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Two set of folk tales in Tehuelche with English translations. Also includes a letter from Wolf to Franz Boas and transmittal and acknowledgement letters exchanged between Ralph Linton and Boas's secretary.
Photographs made by Edward Adamson Hoebel during a 1933 Laboratory of Anthropology field school session led by Ralph Linton. They consist of images of Comanche people, including a Comanche brush dance at Walters, Oklahoma, and images of Shoshoni people during a sun dance at Fort Hall, Idaho, in 1934.
Edward Adamson Hoebel (1906-1993) was an anthropologist and educator who pioneered studies of the legal systems of pre-literate societies. He received his PhD in anthropology from Columbia University in 1934, publishing his dissertation, "The Political Organization and Law-ways of the Comanche Indians," after conducting field research on Comanche legal systems at the Santa Fe Laboratory of Anthropology under the direction of Ralph Linton. Hoebel taught sociology and anthropology at New York University from 1929 until 1948 and later became a professor, head of the anthropology department, and Dean of Arts and Sciences at the University of Utah. Hoebel took visiting professorships at the universities of Harvard, Chicago, Nijmegen, Arizona, and Lehigh and served as president of the American Ethnological Society and the American Anthropological Association. He retired as Regents' Professor of Anthropology at the University of Minnesota.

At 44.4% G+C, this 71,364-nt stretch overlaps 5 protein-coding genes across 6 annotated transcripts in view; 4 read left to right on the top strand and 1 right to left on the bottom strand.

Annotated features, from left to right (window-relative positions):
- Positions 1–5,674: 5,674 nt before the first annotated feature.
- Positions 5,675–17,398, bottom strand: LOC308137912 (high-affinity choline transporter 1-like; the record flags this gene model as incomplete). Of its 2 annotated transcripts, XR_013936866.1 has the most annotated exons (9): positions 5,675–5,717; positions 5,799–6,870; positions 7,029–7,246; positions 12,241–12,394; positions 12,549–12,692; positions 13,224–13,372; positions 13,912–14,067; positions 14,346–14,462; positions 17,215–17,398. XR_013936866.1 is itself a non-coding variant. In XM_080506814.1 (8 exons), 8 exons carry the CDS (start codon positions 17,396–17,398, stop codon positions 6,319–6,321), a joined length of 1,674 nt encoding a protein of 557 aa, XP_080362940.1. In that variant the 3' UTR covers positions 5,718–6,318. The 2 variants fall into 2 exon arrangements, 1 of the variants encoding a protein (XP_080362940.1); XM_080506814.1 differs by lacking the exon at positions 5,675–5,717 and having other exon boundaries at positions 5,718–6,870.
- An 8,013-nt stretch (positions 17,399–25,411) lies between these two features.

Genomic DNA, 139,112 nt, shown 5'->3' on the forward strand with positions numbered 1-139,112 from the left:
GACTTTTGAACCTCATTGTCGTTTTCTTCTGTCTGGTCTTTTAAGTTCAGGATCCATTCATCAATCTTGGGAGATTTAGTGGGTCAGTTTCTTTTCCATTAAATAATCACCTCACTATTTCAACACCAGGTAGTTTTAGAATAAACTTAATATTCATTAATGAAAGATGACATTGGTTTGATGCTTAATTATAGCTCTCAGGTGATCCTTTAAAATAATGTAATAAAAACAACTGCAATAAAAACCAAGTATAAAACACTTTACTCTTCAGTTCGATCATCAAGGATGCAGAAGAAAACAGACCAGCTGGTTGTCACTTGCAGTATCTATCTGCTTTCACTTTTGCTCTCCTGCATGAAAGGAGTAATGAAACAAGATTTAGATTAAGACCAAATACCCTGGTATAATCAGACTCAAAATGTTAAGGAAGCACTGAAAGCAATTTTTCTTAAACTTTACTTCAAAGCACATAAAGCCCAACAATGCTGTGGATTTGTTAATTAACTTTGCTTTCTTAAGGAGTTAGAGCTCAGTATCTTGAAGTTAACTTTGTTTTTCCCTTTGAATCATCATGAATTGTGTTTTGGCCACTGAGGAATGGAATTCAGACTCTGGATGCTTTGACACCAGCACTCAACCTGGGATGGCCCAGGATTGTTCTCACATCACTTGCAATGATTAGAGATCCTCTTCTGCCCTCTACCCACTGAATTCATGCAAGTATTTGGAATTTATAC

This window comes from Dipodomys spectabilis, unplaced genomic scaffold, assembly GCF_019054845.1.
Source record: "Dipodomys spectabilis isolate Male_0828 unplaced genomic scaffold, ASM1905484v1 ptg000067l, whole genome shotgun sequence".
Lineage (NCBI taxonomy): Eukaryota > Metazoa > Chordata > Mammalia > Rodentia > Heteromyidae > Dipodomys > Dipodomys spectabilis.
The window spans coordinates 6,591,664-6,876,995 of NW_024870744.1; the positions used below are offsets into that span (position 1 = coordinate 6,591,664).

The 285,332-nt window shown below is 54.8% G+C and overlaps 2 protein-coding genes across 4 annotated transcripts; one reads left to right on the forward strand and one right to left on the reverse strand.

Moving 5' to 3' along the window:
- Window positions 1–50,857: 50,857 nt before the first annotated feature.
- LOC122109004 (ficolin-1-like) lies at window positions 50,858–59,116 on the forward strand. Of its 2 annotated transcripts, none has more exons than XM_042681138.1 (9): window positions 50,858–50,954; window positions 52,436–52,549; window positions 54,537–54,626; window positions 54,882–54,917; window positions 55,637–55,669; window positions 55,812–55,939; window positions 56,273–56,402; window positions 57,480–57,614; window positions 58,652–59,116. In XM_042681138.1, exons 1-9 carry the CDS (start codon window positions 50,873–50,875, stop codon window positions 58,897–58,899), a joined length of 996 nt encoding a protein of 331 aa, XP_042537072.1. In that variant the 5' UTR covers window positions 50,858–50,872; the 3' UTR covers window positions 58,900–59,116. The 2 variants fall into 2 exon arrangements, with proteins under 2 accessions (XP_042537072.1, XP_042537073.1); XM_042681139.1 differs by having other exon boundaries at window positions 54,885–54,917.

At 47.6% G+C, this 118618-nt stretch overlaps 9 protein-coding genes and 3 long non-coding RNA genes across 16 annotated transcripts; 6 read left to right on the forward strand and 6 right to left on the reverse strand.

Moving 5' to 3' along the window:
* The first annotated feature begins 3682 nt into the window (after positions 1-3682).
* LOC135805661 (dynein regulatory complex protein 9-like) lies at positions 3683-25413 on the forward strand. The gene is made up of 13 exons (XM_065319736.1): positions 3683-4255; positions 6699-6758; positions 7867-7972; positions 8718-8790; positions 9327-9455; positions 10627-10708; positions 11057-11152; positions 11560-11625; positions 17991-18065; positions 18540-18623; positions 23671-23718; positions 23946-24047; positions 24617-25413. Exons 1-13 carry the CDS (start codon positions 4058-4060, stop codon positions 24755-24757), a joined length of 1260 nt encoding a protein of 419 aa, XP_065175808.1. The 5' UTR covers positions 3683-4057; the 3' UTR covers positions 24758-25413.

Local Call Number(s):
NAA Photo Lot 91-9
Location of Other Archival Materials:
Reports and correspondence by Hoebel held in the National Anthropological Archives in the American Ethnological Society records, Bureau of American Ethnology Administrative File, Esther Schiff Goldfrank Papers, and Raoul Weston LaBarre Papers.
Additional photographs of Comanche Indians at Walters held in the National Anthropological Archives in MS 7505.
The American Philosophical Society holds the E. Adamson Hoebel Papers.
Includes folktales and ethnological notes. Many of the latter have to do with war, kinship relations, and sexual practices.
Biographical / Historical:
Gust G. Carlson, of the University of Michigan, was a scholarship holder with the Laboratory of Anthropology, Santa Fe, ethnological field school group led by Ralph Linton. The group worked with Comanche Indians at Walter, Oklahoma. Other members of the group were Waldo Wedel (see his Comanche notes), and E. Adamson Hoebel (see photo lot 91-9).